As point guard Brittany Boyd and forward Reshanda Gray start settling into their new roles in the WNBA, there will be lots of question marks regarding whether or not these two Cal stars can translate their standout talents in college to success at the next level.
With Boyd going to the New York Liberty and Reshanda Gray to the Minnesota Lynx, there is a sharp contrast between each players’ new team and situation. Boyd is going to a team in need of instant production, while Gray will initially be relied upon to play more of a supporting role and add depth.
For Boyd, there will likely be a spot for her where she will be expected to contribute significantly. With the Liberty trading away star Cappie Pondexter for Epiphanny Prince, New York has a hole at point guard and will need immediate help for somebody to play alongside two-time all-star Prince. The Liberty hopes that the second half of that back court will be Boyd.
Arguably the strongest facet of Boyd’s game is her playmaking in transition opportunities. This season, if New York can prioritize rebounding and coming up with steals, the Liberty might not have to wait long for Boyd to develop from the college to professional level. During her time at Cal, Boyd was an all-around player who shined on defense, rebounding, passing and scoring. But when it came to leading fast breaks, she was on another level.
Boyd shined in Cal’s fast-paced system. Cal head coach Lindsay Gottlieb’s system accented Boyd’s greatest qualities — her speed, ball-handling and court vision. In college, Boyd played to her strengths and didn’t have to rely as much on her outside shooting, which could be improved.
Boyd can potentially emerge as a star right away, and WNBA fans can enjoy watching her achieve maximum production. But if there are huge systematic differences in New York head coach Bill Laimbeer’s game plan and if Boyd is forced to play in a way in which she has to rely on her shooting rather than her playmaking, it might take some time for Boyd to transition and adjust to WNBA play.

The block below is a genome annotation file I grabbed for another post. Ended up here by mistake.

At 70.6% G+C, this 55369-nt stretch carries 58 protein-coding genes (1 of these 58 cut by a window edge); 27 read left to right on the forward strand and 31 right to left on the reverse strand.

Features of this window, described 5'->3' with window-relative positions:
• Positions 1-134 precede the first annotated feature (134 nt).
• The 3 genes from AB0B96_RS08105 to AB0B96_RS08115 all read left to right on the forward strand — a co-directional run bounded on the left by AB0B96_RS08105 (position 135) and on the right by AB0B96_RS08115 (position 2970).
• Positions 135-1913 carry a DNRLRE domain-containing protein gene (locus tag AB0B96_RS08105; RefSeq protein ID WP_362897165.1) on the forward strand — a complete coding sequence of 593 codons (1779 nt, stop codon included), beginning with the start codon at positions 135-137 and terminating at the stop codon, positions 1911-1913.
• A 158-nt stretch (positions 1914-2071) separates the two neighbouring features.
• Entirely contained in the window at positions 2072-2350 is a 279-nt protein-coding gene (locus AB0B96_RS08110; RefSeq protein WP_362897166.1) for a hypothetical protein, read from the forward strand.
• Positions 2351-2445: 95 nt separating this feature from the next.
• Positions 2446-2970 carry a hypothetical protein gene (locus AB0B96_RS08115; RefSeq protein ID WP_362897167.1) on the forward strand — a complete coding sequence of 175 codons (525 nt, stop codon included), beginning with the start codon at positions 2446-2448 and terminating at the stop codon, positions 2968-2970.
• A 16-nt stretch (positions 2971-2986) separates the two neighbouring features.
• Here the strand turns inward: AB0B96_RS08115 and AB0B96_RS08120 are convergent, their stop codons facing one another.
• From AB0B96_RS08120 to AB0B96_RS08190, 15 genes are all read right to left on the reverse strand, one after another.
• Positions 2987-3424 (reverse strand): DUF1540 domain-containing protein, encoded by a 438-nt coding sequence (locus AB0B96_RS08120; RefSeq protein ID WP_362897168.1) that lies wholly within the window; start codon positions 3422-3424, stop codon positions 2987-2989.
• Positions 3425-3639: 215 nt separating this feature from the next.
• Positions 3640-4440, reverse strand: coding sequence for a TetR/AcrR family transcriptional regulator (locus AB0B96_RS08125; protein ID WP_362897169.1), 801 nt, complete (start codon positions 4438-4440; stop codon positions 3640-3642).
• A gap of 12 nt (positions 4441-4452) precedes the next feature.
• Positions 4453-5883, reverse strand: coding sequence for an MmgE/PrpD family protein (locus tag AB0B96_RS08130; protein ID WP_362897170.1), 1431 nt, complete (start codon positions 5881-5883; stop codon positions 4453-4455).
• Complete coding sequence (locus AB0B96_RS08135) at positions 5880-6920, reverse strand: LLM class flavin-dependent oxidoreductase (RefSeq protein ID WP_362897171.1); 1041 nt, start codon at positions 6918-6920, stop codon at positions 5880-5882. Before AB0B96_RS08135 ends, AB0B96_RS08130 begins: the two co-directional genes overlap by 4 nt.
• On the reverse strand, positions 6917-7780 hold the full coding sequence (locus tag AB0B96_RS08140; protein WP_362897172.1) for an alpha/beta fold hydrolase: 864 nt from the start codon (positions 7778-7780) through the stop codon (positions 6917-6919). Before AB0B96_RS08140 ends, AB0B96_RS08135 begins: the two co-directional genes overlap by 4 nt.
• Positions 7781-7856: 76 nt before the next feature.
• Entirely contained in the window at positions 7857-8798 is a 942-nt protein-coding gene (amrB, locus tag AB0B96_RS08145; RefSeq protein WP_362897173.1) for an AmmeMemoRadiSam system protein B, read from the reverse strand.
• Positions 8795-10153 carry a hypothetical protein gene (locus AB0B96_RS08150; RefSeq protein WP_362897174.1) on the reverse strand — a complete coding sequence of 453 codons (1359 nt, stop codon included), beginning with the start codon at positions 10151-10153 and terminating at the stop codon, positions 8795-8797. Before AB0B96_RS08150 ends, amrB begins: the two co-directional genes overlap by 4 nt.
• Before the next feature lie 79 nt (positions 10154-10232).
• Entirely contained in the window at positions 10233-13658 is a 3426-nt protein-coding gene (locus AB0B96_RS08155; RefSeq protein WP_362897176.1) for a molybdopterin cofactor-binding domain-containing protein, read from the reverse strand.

“I’m going to do whatever Bill needs me to do,” Boyd said moments after being selected.
Unlike Boyd, Gray will be joining a team that is already stacked. In 2014, Minnesota went 25-9 and made it all the way to the Western Conference finals. Prior to that, the Lynx made the finals three times straight from 2011-2013 and won in 2011 and 2013.
At Cal, Gray was the No. 1 option on offense. Because of her dominant post presence, the Bears built their strategy using her individual scoring ability to create opportunities for her teammates. But the Lynx are built differently.
Last season, Minnesota primarily relied on its big three. With guards Seimone Augustus, Lindsay Whelan and small forward Maya Moore, the Lynx trio averaged 59 points of the team’s 81.6 points per game. Despite the uneven distribution of scoring, Minnesota was still second in the league in total team points scored. Gray has always been a scoring threat, but there doesn’t seem to be a dire need for her offensive post skills at the moment.
Gray, however, is more than just a one-dimensional scoring option. One obvious thing she will offer is height. Standing at 6-foot-3, Gray is already the second-tallest player on the team. Last year, Whelan and Moore both averaged six rebounds, which tied for second most on the team behind 6-foot-2 forward Rebekkah Brunson’s seven. If given the minutes, Gray could her name near the top of that list.
“She’s a player that occupies space really well down low,” said Minnesota head coach Cheryl Reeve. “She’s pretty solid at offensive rebounding. We think she’d be able to help our group by adding depth to our group. We’ve got a veteran group that I think she’ll have an opportunity to learn from.”
Minnesota already has a set starting lineup, and Reeve sees no reason for that to change despite the addition of Gray. But like almost everybody, the Lynx were ecstatic to come up with first-round talent and could not say no to Gray.
“When we saw a couple of picks in the first round that we didn’t anticipate, we began to think there was a possibility,” Reeve said. “And we were hoping.”
It will take some time for fans to get used to seeing Gray in this new supporting role. Reeve, however, believes Gray will fit in really well with Minnesota’s up-tempo style, where she won’t have to play with three-plus bodies surrounding her.
“The usage rate won’t be as high as it was in Cal,” Reeve said. “I think what Reshanda will find a little bit liberating is that she’ll probably get more one-on-one coverage down low versus a lot of the collapsed defense that she would see in college.”
Gray and Boyd will no longer be pouring on buckets and filling up the stat sheet in Haas Pavilion. But if both Minnesota and New York can develop and utilize the two soon-to-be Cal alumni for their strengths, the WNBA could end up seeing these two Bears consistently making headlines for the next several years.